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Ed Stetzer: What Is Missiology?

What IS Missiology?

technical definition of missiology is “the reflective discipline that undergirds and guides the Church’s propagation endeavors as it advances the knowledge of the gospel in all its fullness to every people, everywhere.”

Here are three ways to consider what missiology is and thus what missiologists do.

First, missiology is an academic discipline.

Not all missiologists function primarily in the academic realm. There are a host of missiologists who function in a more practical way, and some function both academically and practically. But the idea of missiology includes an approach to the work of academics who think about the work of Christ particularly through missions, and then it became more broadly understood. It was Gustov Warneck who is seen as the founder of the discipline of missiology.

Missiology is driven by sound theology.

As I wrote on this previously, “Understanding the purposes of the creator God allows us to gain deeper insight into the longings of men and women as beings created in His image. Missiology is practical theology at its best.”

Missiology also looks at statistical analysis of data and sociological factors in its multidisciplinary approach. My dissertation was on a statistical analysis of 602 church plants looking at their results over a span of four years. I’ve written a theology of mission book. There are statistical, theological, sociological, anthropological, and other disciplines engaged in this work. I’ve done some anthropological study at Asbury Seminary and found it to be incredibly helpful. Missiology as an academic discipline contributes both to our understanding and practice of effective and biblical missions.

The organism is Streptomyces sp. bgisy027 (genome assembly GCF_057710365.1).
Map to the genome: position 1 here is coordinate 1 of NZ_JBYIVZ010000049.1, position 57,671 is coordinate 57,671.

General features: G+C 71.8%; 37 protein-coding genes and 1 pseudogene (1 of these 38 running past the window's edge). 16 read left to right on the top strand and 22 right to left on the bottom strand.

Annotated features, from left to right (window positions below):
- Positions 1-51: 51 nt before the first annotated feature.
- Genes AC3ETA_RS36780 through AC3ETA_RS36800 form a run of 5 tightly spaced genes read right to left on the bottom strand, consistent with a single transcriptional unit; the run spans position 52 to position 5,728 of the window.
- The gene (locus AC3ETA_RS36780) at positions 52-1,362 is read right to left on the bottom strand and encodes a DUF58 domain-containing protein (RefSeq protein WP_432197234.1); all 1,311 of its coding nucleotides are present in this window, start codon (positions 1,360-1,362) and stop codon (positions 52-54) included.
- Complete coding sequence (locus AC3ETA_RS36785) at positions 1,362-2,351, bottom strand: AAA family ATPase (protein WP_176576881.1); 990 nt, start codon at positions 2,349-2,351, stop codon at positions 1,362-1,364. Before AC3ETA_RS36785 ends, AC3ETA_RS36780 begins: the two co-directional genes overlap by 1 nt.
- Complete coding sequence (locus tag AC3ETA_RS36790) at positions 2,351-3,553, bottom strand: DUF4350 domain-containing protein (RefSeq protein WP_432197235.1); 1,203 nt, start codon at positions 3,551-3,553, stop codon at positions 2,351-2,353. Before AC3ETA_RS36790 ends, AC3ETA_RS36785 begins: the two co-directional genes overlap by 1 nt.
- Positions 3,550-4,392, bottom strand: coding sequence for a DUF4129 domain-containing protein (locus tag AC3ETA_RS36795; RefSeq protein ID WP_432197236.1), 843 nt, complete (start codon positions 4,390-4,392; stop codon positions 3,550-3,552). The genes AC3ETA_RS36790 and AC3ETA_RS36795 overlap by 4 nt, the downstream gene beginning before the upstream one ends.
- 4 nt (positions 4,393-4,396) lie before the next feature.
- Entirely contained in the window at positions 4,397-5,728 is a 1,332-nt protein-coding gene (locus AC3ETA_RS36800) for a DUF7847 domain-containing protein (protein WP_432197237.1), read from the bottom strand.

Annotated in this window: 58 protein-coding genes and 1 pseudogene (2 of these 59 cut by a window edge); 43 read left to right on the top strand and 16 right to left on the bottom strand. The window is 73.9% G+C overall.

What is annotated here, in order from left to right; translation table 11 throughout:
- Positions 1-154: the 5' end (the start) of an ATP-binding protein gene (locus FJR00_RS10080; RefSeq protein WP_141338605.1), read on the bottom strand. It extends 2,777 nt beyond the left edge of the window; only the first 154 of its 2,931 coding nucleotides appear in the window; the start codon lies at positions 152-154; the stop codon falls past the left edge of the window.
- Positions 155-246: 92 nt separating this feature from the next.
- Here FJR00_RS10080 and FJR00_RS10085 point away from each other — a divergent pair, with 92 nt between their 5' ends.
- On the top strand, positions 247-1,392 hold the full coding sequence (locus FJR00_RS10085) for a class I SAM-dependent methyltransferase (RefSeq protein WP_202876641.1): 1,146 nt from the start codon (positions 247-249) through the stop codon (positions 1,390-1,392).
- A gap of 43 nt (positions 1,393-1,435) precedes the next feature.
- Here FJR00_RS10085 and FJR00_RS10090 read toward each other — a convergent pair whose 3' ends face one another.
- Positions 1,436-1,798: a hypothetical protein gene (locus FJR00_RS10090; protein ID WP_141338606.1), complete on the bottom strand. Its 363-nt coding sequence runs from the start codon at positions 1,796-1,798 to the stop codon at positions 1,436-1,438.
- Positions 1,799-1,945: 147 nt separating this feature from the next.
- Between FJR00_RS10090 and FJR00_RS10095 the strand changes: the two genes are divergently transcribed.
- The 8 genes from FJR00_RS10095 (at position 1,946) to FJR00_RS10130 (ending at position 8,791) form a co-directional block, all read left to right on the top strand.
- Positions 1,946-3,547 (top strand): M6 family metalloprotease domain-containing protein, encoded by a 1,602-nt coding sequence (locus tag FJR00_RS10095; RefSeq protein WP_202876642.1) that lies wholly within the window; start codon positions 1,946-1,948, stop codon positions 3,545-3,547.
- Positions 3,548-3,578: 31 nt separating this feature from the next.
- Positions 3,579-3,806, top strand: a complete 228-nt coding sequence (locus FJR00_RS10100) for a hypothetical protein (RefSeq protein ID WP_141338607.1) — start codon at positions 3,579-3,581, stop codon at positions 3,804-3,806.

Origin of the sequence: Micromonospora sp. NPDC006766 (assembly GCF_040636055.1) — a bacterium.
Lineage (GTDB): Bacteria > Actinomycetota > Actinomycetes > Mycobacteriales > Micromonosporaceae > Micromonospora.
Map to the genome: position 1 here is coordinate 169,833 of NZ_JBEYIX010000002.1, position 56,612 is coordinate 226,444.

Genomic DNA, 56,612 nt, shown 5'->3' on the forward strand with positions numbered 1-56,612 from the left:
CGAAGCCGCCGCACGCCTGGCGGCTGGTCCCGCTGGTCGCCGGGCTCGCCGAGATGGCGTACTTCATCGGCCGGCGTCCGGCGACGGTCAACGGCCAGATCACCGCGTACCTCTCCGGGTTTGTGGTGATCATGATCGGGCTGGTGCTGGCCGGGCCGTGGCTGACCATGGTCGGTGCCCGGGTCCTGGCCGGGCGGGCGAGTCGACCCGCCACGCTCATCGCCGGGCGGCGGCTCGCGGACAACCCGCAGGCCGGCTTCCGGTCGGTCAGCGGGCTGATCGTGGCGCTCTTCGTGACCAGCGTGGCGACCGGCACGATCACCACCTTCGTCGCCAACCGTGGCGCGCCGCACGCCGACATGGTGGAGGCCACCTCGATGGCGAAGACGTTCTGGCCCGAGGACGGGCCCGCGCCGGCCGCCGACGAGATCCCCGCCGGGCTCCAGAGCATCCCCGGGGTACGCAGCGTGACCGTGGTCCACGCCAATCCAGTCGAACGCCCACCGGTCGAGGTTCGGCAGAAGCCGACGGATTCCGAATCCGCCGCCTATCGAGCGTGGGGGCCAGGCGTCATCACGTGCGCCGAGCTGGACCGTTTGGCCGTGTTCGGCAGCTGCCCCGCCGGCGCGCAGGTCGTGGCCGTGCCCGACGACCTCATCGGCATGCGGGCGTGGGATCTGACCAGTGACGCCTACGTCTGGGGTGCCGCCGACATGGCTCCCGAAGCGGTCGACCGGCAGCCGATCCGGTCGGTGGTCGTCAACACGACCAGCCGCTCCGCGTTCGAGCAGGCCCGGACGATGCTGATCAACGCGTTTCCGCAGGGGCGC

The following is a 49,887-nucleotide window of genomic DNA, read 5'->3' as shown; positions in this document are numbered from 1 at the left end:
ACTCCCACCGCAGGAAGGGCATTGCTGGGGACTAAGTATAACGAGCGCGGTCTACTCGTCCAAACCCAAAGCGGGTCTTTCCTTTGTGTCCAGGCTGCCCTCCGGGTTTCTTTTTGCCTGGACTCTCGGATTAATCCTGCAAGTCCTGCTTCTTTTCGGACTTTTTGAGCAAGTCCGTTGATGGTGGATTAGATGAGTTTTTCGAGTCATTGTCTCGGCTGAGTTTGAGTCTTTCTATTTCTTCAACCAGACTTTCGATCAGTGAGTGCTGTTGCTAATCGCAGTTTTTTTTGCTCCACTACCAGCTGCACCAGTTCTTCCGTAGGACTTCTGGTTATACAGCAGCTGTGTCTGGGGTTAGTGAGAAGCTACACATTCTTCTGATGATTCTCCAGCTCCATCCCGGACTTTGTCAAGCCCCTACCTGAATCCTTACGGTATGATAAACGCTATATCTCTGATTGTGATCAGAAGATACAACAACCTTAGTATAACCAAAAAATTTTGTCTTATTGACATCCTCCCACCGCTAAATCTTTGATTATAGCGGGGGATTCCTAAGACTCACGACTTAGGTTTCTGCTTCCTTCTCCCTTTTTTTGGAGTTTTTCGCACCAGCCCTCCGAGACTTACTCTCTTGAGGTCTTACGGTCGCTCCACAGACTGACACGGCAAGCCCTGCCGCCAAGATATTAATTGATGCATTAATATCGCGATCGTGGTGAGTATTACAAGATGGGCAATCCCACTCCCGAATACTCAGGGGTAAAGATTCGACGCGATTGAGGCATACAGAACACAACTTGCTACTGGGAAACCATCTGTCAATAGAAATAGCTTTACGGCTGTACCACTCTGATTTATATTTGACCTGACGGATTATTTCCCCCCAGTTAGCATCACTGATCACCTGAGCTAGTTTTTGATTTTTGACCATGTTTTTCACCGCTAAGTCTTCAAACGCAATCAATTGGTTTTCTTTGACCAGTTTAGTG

Second, missiology asks not only the “how” question but also the “why.”

When I wrote my first book called Planting New Churches in a Postmodern Age, I dedicated the book to someone you may not know: Mark Terry. By this time I had planted four churches. Mark Terry was my professor in missiology, so I said in the dedication, “I knew the ‘hows’ of church planting, but you taught me the ‘whys’ of missiology.”

This is what missiologists do. We ask the “why” question.

Third, missiology seeks to help the church fulfill her mission locally and globally.

As the discipline of missiology developed over time it became more about asking the question: If the mission is from everywhere and to everywhere, are there people in the church who can help us to be more faithful and fruitful? Missiology does not exist only for the academy but also for the local church. I wrote:

Missiological research is guided by specific questions aimed at seeking to understand the culture and society in which the church is situated. This research is carried out by formally specified procedures designed to gather, measure, and interpret data. All this work is done with the aim of equipping the church to minister in ways that are not only spiritually meaningful, but also in ways that are situational and structurally beneficial for society as a whole. As a missiologist, I help the church understand what it means to be a faithful presence in this broken world.

The goal of missiology is to help the church more faithfully and fruitfully fulfill the mission God has given to his church. I’ve given my life to this, as have other missiologists who serve the academy and the church.